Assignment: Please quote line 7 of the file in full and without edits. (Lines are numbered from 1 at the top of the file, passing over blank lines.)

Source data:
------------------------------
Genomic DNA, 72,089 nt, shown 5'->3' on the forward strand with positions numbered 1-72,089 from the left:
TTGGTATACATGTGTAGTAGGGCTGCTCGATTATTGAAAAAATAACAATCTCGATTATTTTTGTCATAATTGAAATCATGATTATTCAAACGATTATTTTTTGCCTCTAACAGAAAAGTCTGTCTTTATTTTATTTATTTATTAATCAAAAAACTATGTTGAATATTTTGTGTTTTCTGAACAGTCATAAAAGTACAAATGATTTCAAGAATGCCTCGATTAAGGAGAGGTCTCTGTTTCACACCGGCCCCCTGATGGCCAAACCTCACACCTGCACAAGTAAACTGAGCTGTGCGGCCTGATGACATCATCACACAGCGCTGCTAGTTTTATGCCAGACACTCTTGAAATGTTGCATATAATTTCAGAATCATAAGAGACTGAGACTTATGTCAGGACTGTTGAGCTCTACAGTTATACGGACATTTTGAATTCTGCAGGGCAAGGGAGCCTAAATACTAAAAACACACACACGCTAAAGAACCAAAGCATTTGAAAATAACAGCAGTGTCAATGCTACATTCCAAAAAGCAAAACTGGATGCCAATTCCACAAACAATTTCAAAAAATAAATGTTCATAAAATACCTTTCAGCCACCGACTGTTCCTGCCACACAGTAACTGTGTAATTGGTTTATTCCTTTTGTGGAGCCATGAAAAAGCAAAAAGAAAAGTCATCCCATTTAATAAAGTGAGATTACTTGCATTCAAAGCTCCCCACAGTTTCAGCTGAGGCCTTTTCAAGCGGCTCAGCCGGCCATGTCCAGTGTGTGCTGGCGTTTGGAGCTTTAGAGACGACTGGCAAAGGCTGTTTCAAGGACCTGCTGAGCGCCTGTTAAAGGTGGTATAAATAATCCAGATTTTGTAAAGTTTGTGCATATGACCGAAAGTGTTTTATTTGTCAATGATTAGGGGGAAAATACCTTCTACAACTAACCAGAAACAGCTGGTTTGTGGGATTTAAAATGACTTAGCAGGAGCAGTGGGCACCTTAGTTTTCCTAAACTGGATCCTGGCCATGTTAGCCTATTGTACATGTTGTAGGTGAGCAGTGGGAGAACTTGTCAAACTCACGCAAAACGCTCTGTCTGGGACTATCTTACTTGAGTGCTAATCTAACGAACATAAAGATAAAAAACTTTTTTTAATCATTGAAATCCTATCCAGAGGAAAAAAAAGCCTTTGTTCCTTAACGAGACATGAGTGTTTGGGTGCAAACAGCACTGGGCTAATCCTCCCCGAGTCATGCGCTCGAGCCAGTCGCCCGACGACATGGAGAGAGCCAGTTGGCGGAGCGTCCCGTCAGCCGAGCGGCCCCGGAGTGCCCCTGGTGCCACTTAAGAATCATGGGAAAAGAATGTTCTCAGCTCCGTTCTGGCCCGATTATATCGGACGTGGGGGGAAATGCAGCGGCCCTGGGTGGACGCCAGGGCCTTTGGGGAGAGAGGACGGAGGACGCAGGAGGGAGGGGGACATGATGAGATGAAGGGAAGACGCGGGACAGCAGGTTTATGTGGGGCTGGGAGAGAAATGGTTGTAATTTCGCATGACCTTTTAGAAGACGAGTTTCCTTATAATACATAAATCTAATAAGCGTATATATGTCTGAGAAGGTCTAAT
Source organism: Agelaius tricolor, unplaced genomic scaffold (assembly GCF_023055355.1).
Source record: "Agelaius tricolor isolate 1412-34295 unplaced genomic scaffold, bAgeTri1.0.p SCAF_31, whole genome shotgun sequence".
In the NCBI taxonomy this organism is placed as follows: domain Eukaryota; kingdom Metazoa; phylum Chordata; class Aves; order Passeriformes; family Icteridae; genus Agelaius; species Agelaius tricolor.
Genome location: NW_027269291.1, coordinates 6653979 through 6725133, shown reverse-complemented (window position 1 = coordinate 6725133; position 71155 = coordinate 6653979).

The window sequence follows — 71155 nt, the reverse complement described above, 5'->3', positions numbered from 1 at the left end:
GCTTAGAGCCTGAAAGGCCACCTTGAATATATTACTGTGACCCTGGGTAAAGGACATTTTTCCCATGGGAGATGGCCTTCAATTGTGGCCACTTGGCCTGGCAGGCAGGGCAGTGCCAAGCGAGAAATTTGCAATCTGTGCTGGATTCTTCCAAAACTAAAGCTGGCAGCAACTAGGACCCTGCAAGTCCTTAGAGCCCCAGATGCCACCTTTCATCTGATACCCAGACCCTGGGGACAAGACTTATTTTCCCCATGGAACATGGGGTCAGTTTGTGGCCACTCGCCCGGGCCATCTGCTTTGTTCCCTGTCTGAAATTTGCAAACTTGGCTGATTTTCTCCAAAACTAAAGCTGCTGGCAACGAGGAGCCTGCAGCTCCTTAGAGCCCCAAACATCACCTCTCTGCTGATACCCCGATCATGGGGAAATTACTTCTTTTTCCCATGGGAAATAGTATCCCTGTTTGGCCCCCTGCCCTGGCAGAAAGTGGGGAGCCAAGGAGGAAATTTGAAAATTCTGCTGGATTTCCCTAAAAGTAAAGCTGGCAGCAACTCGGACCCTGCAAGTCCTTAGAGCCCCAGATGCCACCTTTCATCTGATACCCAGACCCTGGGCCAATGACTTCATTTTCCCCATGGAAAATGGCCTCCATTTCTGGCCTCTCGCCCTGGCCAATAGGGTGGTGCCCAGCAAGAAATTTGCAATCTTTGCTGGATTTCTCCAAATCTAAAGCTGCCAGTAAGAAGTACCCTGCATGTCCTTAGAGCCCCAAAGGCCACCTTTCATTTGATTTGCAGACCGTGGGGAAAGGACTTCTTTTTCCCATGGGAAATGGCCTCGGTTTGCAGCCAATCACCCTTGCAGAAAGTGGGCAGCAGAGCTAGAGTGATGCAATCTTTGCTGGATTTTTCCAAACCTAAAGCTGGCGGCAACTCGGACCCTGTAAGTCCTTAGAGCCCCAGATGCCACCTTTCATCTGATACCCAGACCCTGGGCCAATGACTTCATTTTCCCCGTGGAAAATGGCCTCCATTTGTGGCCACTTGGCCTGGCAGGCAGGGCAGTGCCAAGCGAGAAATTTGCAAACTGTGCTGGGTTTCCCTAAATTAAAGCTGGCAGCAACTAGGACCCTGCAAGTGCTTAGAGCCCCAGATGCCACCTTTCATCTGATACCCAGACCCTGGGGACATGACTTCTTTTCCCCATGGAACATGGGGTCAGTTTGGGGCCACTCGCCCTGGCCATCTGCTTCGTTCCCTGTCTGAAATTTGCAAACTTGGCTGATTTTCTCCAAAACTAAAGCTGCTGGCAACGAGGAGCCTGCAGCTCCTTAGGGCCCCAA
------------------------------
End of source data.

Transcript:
The window sequence follows — 71155 nt, the reverse complement described above, 5'->3', positions numbered from 1 at the left end: